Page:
Intel CEO Pat Gelsinger: No Plans to Dive into ARM Yet, x86 Capable Enough to Service Customers

Intel CEO Pat Gelsinger has revealed that while ARM shows promises it is not yet mature enough to take on the versatility of the x86 architecture, and therefore Intel has no plans to dive into it. However, if ARM does catch up, Intel would prefer being a manufacturing foundry.
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With more and more tech companies beginning to support ARM’s chip architecture, traditional chipmakers like Intel and AMD are faced with a major conundrum — abandon the existing x86 architecture and the ecosystem around it and start making ARM processors, or stick to a robust tech ecosystem that is here to stay for a considerable while.

Well, at the recently concluded Computex, Pat Gelsinger, CEO, Intel made clear where the American chipmaker stands.

Intel’s bet on x86
When asked if Intel would consider making ARM-based processors to maintain its PC market share, Gelsinger emphasized that the x86 market share remains robust. He highlighted the capabilities of Intel’s upcoming Lunar Lake processors, stating, “Lunar Lake has the best CPU, best graphics, best NPU, and it has a very compelling battery life. Why would you change it?”

Gelsinger suggested that for any architecture to displace x86, it would need to offer significant advantages. He confidently mentioned that Lunar Lake and Panther Lake are compelling products, reinforcing Intel’s commitment to x86.

Gelsinger said, “Lunar Lake and Panther Lake are very compelling products, and I haven’t seen anything that would displace that momentum and our market share remains very high.”

“This is not the first Windows on ARM announcement,” Gelsinger remarked. “And the x86 market share has remained very hot. You need to have a reason to change. So, if you believe what I showed on stage today, literally the best CPU, the best graphics, the best NPU, and very compelling battery life—why would you change?”

Not discounting ARM yet
While Gelsinger affirmed Intel’s dedication to x86, he did leave the door open for ARM. “That said, if ARM emerges, I want to be the foundry,” he explained.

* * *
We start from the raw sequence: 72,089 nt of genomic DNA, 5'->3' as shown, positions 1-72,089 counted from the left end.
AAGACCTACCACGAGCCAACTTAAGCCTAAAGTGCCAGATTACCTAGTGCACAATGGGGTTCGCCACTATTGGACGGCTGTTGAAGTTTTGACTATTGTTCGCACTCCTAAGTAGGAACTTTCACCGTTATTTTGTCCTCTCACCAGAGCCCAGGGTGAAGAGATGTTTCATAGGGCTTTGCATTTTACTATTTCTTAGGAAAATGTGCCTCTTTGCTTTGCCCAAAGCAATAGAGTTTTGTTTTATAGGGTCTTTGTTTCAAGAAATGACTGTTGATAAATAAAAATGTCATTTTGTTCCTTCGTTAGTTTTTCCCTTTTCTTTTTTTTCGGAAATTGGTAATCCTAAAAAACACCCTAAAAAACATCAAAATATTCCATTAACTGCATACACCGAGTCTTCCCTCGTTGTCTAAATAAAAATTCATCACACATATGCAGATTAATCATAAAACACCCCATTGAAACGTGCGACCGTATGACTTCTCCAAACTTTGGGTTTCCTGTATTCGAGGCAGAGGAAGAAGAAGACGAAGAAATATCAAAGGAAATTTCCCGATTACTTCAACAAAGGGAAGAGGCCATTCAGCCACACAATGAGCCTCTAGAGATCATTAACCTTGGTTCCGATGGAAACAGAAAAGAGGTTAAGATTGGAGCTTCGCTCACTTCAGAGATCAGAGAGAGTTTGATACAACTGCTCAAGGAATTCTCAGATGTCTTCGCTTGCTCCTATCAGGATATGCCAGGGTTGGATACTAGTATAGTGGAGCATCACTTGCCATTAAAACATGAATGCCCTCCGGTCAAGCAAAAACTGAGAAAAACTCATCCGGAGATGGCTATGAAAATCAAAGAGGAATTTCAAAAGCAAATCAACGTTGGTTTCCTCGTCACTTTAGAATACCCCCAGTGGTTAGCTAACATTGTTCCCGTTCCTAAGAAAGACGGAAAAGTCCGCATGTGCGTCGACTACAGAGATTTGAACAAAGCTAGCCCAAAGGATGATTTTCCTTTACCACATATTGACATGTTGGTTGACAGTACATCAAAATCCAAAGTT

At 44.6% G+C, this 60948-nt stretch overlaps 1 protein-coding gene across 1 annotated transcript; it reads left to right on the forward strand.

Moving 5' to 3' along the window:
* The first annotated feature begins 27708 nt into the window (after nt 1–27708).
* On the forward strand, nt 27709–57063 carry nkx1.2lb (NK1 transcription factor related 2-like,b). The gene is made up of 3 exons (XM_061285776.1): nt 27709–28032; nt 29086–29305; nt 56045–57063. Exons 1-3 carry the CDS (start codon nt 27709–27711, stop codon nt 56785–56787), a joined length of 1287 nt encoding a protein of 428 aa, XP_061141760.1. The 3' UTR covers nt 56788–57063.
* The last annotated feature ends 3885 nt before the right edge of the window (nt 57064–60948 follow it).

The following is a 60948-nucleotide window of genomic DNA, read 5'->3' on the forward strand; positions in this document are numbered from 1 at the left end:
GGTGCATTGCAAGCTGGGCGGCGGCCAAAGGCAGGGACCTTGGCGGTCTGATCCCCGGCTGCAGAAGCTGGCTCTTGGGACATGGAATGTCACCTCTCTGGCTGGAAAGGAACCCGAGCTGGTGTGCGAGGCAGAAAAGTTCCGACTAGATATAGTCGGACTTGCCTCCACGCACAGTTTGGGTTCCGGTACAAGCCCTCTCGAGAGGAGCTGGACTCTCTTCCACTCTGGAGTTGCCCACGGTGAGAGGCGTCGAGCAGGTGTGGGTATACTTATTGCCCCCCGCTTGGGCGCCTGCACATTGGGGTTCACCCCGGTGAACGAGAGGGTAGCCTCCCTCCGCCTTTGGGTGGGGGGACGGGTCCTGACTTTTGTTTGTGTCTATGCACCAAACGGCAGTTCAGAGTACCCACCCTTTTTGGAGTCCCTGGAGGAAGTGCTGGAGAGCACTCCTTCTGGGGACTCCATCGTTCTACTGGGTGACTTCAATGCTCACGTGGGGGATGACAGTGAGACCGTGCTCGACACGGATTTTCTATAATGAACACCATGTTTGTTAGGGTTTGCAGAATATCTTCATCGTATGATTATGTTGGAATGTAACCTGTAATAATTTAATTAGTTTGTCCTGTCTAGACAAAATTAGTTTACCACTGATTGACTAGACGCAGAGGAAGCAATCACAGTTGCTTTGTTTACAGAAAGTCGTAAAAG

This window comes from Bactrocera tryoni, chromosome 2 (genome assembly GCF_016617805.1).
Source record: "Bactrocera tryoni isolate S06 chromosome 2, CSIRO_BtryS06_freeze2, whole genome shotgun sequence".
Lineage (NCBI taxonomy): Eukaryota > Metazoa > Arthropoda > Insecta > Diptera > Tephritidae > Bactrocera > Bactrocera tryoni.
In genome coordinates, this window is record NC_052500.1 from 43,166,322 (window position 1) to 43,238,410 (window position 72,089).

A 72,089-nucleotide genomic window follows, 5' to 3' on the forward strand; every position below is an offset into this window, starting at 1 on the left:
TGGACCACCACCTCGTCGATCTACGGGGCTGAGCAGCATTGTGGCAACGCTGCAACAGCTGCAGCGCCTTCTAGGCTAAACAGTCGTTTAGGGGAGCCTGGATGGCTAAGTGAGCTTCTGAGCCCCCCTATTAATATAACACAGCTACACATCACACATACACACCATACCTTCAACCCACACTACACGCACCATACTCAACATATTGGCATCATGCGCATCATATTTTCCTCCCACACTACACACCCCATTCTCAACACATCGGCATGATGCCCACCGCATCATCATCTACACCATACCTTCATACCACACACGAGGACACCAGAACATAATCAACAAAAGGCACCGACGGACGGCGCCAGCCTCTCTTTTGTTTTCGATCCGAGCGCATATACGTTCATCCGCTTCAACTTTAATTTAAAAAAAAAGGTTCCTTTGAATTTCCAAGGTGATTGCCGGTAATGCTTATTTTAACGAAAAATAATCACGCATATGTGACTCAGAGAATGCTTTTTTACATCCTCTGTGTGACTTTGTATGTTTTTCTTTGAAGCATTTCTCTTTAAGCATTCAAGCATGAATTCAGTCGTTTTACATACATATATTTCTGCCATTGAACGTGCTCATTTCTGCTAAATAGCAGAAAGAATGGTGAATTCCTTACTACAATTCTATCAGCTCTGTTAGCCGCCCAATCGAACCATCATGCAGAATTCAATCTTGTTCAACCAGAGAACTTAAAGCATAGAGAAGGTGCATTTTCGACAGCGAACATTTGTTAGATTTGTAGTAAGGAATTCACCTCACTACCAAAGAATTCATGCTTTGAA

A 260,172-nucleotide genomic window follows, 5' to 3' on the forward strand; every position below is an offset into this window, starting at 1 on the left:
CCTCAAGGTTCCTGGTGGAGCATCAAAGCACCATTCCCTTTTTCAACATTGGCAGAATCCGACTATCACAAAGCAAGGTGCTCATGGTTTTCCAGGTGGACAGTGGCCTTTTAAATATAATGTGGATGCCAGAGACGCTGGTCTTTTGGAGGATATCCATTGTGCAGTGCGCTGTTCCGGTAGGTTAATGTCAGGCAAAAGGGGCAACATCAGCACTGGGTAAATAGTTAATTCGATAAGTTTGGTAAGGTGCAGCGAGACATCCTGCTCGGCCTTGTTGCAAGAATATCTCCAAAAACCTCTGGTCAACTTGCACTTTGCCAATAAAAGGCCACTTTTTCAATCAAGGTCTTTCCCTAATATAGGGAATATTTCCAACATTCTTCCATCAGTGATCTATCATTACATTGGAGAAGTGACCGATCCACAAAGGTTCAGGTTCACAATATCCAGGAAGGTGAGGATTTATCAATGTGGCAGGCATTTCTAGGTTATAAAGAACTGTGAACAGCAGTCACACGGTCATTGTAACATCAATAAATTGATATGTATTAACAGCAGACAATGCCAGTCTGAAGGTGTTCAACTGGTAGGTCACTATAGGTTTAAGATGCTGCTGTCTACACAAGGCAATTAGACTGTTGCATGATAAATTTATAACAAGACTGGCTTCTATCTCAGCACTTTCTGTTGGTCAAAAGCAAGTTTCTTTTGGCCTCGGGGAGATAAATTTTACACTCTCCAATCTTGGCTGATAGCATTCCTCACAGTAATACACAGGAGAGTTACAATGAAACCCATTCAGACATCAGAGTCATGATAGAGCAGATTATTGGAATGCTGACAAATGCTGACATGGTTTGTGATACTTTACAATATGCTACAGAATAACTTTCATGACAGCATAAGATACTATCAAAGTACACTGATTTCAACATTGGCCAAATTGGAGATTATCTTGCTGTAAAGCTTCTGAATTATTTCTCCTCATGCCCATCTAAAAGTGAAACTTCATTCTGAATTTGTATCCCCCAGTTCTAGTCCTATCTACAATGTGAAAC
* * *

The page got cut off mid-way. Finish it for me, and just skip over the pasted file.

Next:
He highlighted the beneficial partnership between Intel and ARM, stating, “The partnership that Intel has forged with ARM is dramatically more powerful and beneficial for both companies than I could have even imagined when I took this job. We’re seeing a lot of momentum for ARM as a foundry partner for Intel.”

One compelling reason to consider ARM is battery life. Dell’s shift to the ARM-powered Qualcomm Snapdragon X Elite chip reportedly boosts the battery life of its XPS 13 laptop from 18 hours with an Intel Meteor Lake chip to 27 hours with the Snapdragon. This substantial increase underscores the potential advantages of ARM architecture.

Gelsinger acknowledged Intel’s focus on improving battery life with the upcoming Lunar Lake CPU but did not make bold claims about surpassing ARM’s performance.

Intel’s snipes at Qualcomm
Gelsinger did not shy away from criticizing Qualcomm’s performance claims. Qualcomm CEO Cristiano Amon had described their silicon as the most powerful PC engine ever. Gelsinger countered this by asserting that Intel’s Lunar Lake SoCs outperform Qualcomm’s offerings in all metrics and dismissed rivals’ claims that x86 architecture cannot match others in terms of power consumption as “a myth.”

He emphasized that Lunar Lake already disproves these claims and teased the debut of Arrow Lake processors in late 2024, promising significant advancements in Intel’s Copilot+ PC’s 40-TOPS-or-more specification. He also announced the upcoming Panther Lake processors, built on Intel’s advanced 18A process, which will debut in 2025 and will greatly surpass Lunar Lake in performance.

Intel’s stance on ARM chips reflects a steadfast commitment to the x86 architecture while cautiously exploring opportunities with ARM as a foundry partner. Gelsinger’s statements at Computex underscore Intel’s confidence in its current and future products, even as competition and technological advancements push the boundaries of what’s possible in the semiconductor industry.

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